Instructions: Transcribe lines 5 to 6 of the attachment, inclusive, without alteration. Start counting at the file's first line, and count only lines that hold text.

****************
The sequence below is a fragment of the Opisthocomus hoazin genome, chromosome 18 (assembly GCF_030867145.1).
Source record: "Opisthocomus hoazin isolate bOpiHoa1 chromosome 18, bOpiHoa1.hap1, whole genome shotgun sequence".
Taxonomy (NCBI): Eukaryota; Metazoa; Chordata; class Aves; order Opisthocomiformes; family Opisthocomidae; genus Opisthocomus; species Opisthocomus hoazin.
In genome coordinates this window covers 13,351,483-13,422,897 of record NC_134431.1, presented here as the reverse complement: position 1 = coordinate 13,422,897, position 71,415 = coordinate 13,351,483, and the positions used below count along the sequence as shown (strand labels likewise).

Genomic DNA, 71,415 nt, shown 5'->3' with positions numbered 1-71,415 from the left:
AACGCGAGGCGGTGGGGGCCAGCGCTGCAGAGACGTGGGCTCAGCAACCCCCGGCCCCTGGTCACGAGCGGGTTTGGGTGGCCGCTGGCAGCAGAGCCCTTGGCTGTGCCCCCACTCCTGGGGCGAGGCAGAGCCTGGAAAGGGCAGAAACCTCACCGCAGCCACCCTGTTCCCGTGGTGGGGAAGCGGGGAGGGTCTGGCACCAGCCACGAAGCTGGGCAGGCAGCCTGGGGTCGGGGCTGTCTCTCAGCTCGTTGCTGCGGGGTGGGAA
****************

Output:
Genomic DNA, 71,415 nt, shown 5'->3' with positions numbered 1-71,415 from the left:
AACGCGAGGCGGTGGGGGCCAGCGCTGCAGAGACGTGGGCTCAGCAACCCCCGGCCCCTGGTCACGAGCGGGTTTGGGTGGCCGCTGGCAGCAGAGCCCTTGGCTGTGCCCCCACTCCTGGGGCGAGGCAGAGCCTGGAAAGGGCAGAAACCTCACCGCAGCCACCCTGTTCCCGTGGTGGGGAAGCGGGGAGGGTCTGGCACCAGCCACGAAGCTGGGCAGGCAGCCTGGGGTCGGGGCTGTCTCTCAGCTCGTTGCTGCGGGGTGGGAA